Sun | Dec 11, 2016

Someone owes Queen Ifrica an apology

Published:Saturday | October 18, 2014 | 12:00 AM
The cover of Peter Tosh's album, 'Legalize It'.
Queen Ifrica-File
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Music and More with Mel begins today

Today we begin a new column in the Saturday Gleaner, Music and More with Mel. Written by Melville Cooke, as the name suggests, it will focus mostly on music - Jamaican popular music, to be specific - but will not be restricted to it. One thing is sure, though, that each installment will be on a topic related to the arts and entertainment, many times making a connection with aspects of the wider society. It will be informative, analytical, engaging, and just maybe, a little controversial. In other words, just like the music which is at the core of the column, actually. Enjoy.

And before I leave tonight, National Stadium are you feeling irie?... Take it down low, take it down low. And before I go I just want to say this directly to the mother Prime Minister tonight. We live in a world where we look and see that everywhere else around the world is legalising and lifting the ban on marijuana. So we saying tonight, we need to legalise marijuana for economical benefits from Jamaica. Right now. And make we country grow, cause everybody else a dweet. (Words indistinct, as microphone muffled). Look into it and think about it (microphone gradually turned off).

- Queen Ifrica, Grand Gala 2013, National Stadium

Someone - as in the person who decided to turn off the microphone Queen Ifrica was using last August 6 at the National Stadium - needs to call her up and quietly say, "I am sorry. I knew not what I did." Then they should put out something on social media, without saying who it is from, publicising that the apology has been made, which Ifrica could then confirm.

Maybe the first has happened. If it has, the second sure as hell has not.

The basis of the need for an apology is that within about a month of Ifrica's attempt to make a request to Prime Minister Portia Simpson-Miller, St Vincent and the Grenadines Prime Minister, Dr Ralph Gonsalves had written to chairman of the Caribbean Community (CARICOM), Trinidad and Tobago Prime Minister Kamla Persad Bissessar, about exactly that matter. Gonsalves' request was widely reported in the Jamaican press.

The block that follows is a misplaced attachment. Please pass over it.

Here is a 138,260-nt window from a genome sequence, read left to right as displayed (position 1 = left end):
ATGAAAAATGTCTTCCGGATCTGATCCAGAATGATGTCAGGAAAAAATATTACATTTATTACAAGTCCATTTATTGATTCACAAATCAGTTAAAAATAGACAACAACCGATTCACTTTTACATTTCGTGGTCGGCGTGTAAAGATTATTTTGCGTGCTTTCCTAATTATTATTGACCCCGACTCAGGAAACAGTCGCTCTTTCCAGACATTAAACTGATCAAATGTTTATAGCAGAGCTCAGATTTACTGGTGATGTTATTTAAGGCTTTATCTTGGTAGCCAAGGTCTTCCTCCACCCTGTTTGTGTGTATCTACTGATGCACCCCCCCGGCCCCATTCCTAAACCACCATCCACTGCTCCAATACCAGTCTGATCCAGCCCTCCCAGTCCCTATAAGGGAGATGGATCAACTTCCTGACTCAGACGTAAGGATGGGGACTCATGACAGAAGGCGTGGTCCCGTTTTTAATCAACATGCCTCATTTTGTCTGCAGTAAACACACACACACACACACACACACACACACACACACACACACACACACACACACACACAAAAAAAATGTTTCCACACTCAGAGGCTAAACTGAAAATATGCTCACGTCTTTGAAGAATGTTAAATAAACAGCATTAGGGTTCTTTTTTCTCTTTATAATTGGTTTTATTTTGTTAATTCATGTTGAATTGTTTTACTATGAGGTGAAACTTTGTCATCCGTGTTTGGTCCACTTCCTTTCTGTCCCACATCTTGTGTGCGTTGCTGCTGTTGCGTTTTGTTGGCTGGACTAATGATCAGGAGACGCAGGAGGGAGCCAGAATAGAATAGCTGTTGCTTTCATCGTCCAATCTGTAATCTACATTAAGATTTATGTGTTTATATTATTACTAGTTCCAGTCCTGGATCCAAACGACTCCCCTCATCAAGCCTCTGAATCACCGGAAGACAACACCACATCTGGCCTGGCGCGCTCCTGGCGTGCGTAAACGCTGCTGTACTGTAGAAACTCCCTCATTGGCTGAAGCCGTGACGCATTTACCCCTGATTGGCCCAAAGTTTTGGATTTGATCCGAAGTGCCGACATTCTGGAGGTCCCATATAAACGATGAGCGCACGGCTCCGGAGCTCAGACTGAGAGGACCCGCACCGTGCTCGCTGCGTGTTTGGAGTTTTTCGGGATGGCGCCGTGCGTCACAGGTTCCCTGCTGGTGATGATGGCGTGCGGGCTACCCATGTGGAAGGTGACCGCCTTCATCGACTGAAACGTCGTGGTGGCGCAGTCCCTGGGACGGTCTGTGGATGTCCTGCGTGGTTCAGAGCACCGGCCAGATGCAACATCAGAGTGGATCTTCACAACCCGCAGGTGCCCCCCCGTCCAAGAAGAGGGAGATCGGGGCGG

Early last month, this newspaper reported that "Researchers with a Caribbean trade bloc have found that decriminalising marijuana and exploring its use for medicinal purposes, could help boost the region's sluggish economy."

I suspect that many a Jamaican had personally done that research many years ago and came up with the same results, some of those, with enquiring minds and lungs, ending up huffing and puffing in a cell. Even before that, though, there was the launch of MediCanja, touted as Jamaica's first medical marijuana company, in early December last year. Again, that was widely reported in the Jamaican press.

And speaking of research, there is the Jamaica Cannabis Institute in the works, a joint (pun intended) effort between the University of the West Indies and the University of Technology, Jamaica. That announcement was made in the same month that the microphone was turned off on Queen Ifrica.

What a difference a few weeks make

The microphone was turned off on Queen Ifrica because she was ahead - just slightly, but still ahead - of the signs of changing times in our region (no doubt prompted by adjustments in the US) that the fainthearted among us wait on to leap on a bandwagon. However, there is still ample time to tell her sorry for broaching the issue of marijuana's economic benefits without waiting on an indication from the US, that times were a changing. It may be rarer in these times of bad mind and bad-man songs, but the role of the artiste in speaking to national issues, deeply entrenched in Jamaican popular music, is not dead.